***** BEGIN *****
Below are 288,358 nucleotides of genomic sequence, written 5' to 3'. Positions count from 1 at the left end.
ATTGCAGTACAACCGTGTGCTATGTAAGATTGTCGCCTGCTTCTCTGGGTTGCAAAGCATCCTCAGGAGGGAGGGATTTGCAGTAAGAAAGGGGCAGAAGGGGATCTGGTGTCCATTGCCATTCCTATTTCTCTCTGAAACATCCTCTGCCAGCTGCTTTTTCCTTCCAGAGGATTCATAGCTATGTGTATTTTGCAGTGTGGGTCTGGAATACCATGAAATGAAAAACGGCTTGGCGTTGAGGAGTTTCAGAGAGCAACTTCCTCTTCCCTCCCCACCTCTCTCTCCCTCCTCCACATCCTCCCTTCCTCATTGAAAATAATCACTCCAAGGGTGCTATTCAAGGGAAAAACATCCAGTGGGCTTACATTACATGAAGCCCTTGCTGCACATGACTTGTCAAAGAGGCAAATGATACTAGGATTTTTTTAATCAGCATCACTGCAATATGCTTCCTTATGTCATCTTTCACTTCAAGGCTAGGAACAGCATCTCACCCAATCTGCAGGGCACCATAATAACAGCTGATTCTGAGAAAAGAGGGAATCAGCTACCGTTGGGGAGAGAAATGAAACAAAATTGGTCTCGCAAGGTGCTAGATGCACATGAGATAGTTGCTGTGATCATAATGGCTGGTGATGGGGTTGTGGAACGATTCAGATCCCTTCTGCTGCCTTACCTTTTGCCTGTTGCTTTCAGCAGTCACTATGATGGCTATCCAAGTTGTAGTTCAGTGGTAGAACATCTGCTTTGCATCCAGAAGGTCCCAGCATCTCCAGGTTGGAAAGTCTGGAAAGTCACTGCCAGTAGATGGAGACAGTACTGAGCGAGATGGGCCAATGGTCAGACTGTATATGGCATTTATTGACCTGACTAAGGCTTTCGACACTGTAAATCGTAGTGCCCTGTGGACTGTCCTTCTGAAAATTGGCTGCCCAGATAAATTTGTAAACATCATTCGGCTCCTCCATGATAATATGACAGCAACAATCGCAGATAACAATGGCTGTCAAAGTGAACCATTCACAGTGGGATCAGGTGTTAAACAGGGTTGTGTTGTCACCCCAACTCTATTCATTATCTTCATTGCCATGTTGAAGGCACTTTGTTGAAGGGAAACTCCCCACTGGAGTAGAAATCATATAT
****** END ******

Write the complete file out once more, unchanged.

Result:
Below are 288,358 nucleotides of genomic sequence, written 5' to 3'. Positions count from 1 at the left end.
ATTGCAGTACAACCGTGTGCTATGTAAGATTGTCGCCTGCTTCTCTGGGTTGCAAAGCATCCTCAGGAGGGAGGGATTTGCAGTAAGAAAGGGGCAGAAGGGGATCTGGTGTCCATTGCCATTCCTATTTCTCTCTGAAACATCCTCTGCCAGCTGCTTTTTCCTTCCAGAGGATTCATAGCTATGTGTATTTTGCAGTGTGGGTCTGGAATACCATGAAATGAAAAACGGCTTGGCGTTGAGGAGTTTCAGAGAGCAACTTCCTCTTCCCTCCCCACCTCTCTCTCCCTCCTCCACATCCTCCCTTCCTCATTGAAAATAATCACTCCAAGGGTGCTATTCAAGGGAAAAACATCCAGTGGGCTTACATTACATGAAGCCCTTGCTGCACATGACTTGTCAAAGAGGCAAATGATACTAGGATTTTTTTAATCAGCATCACTGCAATATGCTTCCTTATGTCATCTTTCACTTCAAGGCTAGGAACAGCATCTCACCCAATCTGCAGGGCACCATAATAACAGCTGATTCTGAGAAAAGAGGGAATCAGCTACCGTTGGGGAGAGAAATGAAACAAAATTGGTCTCGCAAGGTGCTAGATGCACATGAGATAGTTGCTGTGATCATAATGGCTGGTGATGGGGTTGTGGAACGATTCAGATCCCTTCTGCTGCCTTACCTTTTGCCTGTTGCTTTCAGCAGTCACTATGATGGCTATCCAAGTTGTAGTTCAGTGGTAGAACATCTGCTTTGCATCCAGAAGGTCCCAGCATCTCCAGGTTGGAAAGTCTGGAAAGTCACTGCCAGTAGATGGAGACAGTACTGAGCGAGATGGGCCAATGGTCAGACTGTATATGGCATTTATTGACCTGACTAAGGCTTTCGACACTGTAAATCGTAGTGCCCTGTGGACTGTCCTTCTGAAAATTGGCTGCCCAGATAAATTTGTAAACATCATTCGGCTCCTCCATGATAATATGACAGCAACAATCGCAGATAACAATGGCTGTCAAAGTGAACCATTCACAGTGGGATCAGGTGTTAAACAGGGTTGTGTTGTCACCCCAACTCTATTCATTATCTTCATTGCCATGTTGAAGGCACTTTGTTGAAGGGAAACTCCCCACTGGAGTAGAAATCATATAT